Detroit is no stranger to excessive contagion.
The cholera epidemics of 1832 and 1834 led the city to develop a sewerage (yes that is the correct term) system that most comprised of cementing over historic rivers and creeks (i.e. Connors Creek). Cholera was found to spread when human waste was dumped into the river and collected along the wharfs that no longer jut out from the riverfront.
The 1918 spanish flu pandemic led to mass support for investment in the public health system with additional funding for the Herman Kiefer Health Complex, which opened in 1919. The complex was shuttered in 2013 and has since been sold to a developer in 2015.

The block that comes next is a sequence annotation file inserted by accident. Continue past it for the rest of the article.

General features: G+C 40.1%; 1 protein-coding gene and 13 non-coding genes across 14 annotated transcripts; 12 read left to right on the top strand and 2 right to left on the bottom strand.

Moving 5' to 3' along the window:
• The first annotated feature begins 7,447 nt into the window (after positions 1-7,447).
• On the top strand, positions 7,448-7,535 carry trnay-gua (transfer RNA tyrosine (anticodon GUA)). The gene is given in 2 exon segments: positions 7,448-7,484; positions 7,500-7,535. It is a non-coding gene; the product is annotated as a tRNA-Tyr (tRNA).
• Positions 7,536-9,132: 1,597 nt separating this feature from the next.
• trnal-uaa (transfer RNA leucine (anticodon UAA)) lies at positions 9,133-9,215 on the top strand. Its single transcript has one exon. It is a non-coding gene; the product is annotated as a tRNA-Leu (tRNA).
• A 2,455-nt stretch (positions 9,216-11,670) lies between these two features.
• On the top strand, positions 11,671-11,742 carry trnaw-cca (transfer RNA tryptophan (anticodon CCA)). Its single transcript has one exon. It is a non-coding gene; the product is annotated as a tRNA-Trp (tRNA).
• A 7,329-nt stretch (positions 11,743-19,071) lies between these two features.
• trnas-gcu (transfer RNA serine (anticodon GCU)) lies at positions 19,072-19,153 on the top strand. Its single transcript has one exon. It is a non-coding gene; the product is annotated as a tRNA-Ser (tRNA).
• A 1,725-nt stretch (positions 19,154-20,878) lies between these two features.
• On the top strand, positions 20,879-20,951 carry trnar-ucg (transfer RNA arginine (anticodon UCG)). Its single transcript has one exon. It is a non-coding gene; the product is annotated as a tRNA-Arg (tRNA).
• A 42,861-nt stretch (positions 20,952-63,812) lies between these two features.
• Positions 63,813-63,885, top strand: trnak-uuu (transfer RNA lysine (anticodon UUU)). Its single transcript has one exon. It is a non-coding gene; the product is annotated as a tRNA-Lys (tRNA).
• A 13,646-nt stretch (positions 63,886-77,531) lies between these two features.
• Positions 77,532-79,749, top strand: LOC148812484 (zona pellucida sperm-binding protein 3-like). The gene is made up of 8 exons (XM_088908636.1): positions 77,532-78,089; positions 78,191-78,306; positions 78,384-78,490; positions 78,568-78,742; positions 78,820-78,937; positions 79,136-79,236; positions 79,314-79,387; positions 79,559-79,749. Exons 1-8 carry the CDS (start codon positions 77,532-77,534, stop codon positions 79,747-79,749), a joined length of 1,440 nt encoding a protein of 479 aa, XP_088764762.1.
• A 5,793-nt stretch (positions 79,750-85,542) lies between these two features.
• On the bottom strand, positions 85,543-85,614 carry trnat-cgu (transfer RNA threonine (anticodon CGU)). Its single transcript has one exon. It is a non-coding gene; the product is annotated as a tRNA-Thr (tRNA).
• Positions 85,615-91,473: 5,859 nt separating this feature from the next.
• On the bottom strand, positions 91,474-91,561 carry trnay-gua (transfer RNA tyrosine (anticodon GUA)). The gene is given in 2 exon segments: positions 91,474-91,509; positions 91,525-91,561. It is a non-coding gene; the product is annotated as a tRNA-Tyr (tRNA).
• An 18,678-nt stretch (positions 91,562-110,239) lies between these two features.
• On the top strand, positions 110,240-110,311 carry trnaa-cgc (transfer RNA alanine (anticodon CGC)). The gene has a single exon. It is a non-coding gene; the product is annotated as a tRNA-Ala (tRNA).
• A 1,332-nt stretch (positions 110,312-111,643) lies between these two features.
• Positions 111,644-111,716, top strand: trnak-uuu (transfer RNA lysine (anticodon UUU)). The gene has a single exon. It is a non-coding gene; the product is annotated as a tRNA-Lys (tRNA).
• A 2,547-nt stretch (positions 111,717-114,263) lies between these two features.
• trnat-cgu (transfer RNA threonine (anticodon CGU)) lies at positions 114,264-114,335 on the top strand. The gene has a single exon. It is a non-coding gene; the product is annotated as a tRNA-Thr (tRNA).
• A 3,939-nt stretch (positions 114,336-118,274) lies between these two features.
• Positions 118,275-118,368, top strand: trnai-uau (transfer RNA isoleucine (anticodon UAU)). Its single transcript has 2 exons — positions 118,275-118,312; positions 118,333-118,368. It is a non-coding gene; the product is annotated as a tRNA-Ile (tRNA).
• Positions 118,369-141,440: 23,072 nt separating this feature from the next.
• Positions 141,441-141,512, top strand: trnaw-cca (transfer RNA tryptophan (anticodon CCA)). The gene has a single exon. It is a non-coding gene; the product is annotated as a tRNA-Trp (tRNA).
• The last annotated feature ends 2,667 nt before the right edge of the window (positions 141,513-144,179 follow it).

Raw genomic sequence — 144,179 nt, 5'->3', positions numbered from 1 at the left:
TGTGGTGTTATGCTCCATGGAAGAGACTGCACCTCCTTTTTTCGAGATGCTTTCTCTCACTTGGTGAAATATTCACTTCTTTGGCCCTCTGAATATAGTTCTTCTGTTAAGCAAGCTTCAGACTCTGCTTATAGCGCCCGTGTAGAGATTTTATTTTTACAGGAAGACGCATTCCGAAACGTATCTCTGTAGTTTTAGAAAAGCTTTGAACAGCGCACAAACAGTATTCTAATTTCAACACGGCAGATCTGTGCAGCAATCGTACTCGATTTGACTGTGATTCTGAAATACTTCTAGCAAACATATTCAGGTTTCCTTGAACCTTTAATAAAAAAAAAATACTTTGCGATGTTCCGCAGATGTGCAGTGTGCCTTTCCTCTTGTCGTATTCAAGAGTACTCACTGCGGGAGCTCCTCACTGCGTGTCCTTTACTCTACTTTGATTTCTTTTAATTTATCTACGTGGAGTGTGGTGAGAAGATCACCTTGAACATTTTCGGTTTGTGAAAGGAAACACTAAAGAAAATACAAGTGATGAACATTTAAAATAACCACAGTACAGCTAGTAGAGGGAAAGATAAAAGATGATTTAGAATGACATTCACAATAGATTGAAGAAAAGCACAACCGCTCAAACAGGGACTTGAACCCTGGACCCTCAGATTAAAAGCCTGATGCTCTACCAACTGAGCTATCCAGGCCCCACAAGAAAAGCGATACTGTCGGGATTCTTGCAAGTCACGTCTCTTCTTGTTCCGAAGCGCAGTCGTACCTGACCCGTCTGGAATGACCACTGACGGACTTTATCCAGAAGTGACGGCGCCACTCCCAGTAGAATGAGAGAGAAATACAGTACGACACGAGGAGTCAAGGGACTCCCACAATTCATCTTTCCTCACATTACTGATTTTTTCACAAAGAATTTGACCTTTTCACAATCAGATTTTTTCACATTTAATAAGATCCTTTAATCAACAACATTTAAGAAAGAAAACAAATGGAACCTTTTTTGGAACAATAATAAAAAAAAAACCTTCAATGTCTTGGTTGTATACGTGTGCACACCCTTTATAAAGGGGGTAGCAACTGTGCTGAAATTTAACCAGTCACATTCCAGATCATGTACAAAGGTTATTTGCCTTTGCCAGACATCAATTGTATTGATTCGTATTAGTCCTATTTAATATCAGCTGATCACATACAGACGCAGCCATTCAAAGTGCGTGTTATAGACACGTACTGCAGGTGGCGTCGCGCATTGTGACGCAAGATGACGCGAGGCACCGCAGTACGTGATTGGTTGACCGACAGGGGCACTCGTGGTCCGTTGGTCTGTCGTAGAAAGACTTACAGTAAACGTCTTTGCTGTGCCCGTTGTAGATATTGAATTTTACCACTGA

The map above is from the [Michigan] State Board of Health – Report of Secretary, 1893 showing:
[…] instances where diphtheria was reported to have been carried from one locality to another; the lines connect the localities, and the arrow-heads indicate the direction of movement in each case. […]
It will be noted that in 1892 Detroit was the greatest source of contagium. The evidence in this map bears upon statements made later in this article, that “The evidence of the spread of diphtheria from cities is conclusive, etc.”
This is an interesting map. I wonder if there are any maps of cholera deaths in Detroit in
1832 and 1834. I am told that a group of German immigrants removed themselves to
a location quite far out on Gratiot and experienced lower mortality rates than the Irish
immigrants. There is a book about Cholera in Detroit in the 1830s. I believe that
epidemic took the life of one of the two founders of the University of Michigan: Father Gabriel Richard.